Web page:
As regards subject matter, they range all over the place -thrillers, SF, fantasy, westerns, humour, historical, crime, etc- but the one place they don't go to is super-hero ville which is probably why this publisher isn't all that well-known. Also the very name connotes something different from graphic novels. I was aware of Cinebook but only on the periphery of my vision.
Cinebook: Science Fiction
About now you might be wondering why I'm suddenly writing about this publisher, though the above sub-heading provides a pretty big hint. I'm a regular reader of SFX's spinoff magazine about comics called (and how's this for imagination) Comic Heroes. In the latest issue they reviewed some of Cinebook's latest releases, giving a 5* rating and rave review to the latest volume of Orbital (see above). It intrigued me enough to order the first in the series and about ten minutes after reading it I ordered the next two from Amazon. After reading samples on the Cinebook website, I also ordered the first volumes of Aldebaran and The Chimpanzee Complex and, after reading them, I ordered the rest of their series.
To put it crudely, this is seriously fucking good Science Fiction in graphic novel form.
The artwork (which I'll go into later on) of the three, and while each is very different from the other, lacks the often flashy layouts and full page images of American, especially super-hero, comics -the Batwoman graphic novel looks great is sometimes hard to follow. Here the art is in all cases designed to serve the story, not get in the way.
(Incidentally, in the previous issue of Comic Heroes, they included a full but digest-sized copy of the first volume of the thriller/action series X111 -that's 13, not X a hundred and eleven. I quite liked it but not enough to invest in a series which spans over 20-volumes.)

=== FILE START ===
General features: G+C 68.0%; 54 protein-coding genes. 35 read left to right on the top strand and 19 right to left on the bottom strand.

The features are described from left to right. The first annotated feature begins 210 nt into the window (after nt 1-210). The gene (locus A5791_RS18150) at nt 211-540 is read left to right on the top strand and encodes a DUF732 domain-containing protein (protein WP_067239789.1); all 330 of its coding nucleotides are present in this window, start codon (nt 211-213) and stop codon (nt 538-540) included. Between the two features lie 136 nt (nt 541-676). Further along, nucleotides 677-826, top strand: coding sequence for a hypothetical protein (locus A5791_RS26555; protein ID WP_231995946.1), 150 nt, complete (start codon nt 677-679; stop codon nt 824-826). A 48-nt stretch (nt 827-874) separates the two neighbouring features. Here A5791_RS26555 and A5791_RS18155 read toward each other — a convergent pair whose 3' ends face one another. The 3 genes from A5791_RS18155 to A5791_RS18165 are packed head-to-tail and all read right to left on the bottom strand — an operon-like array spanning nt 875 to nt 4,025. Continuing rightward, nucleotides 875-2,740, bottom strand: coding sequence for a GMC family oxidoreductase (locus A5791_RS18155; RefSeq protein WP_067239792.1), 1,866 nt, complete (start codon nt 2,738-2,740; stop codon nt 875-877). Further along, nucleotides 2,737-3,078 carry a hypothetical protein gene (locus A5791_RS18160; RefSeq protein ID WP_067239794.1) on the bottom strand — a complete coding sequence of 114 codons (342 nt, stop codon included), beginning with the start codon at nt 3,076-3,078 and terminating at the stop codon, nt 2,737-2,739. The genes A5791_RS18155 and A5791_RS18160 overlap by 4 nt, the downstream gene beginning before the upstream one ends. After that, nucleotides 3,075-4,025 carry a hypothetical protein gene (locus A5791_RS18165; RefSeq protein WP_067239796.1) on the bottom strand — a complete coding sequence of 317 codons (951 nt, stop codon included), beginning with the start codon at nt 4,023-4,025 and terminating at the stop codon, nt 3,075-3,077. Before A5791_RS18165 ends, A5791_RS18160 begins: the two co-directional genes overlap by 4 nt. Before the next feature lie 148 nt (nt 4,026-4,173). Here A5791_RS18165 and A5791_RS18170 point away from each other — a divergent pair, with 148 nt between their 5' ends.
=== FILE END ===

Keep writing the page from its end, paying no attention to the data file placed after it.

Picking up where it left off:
Despite the rating of 12+ -which really only indicates that there's no sex or bad language- there's nothing remotely childish about this series which is dark and complex. Set a couple of hundred years hence, there is a community of alien races which Earth is about to join. Humanity is somewhat split on the matter and there are many violent alien-haters and a conference to confirm the union is blown up. A couple of decades later and humans are at the bottom of the totem pole, despised (and often with good reason) by many of the races for their violence. Indeed they nearly exterminated the humanoid Sandjarr. Now two new members of a diplomatic peace-keeping group are paired together -Caleb, whose parents died at the conference, and Mezoke a Sandjarr.
In the first two volumes they have to resolve conflict between humans and Javlods on a bleak planet with rich mineral resources. Needless to say this isn't easy. The main problem is that there are pathological bastards on all sides and there's no easy answer. Our two heroes are betrayed and subverted by almost everyone, human and alien.
You can see the style of the art above but note the colouring. Almost the entire volume is like that, dark and grey. This not only reflects the environment but also the tone of the story. The second story, which begins in vol.3 Nomads, is much lighter and more colourful and is set on the Malaysian peninsula. This time a nomadic alien race are the gatecrashers.
This is really all very well worked out with a detailed background and a realistic if perhaps pessimistic view of human nature. That said, it's a very refreshing change from mainstream American comics.
The Chimpanzee Complex vol.1 Paradox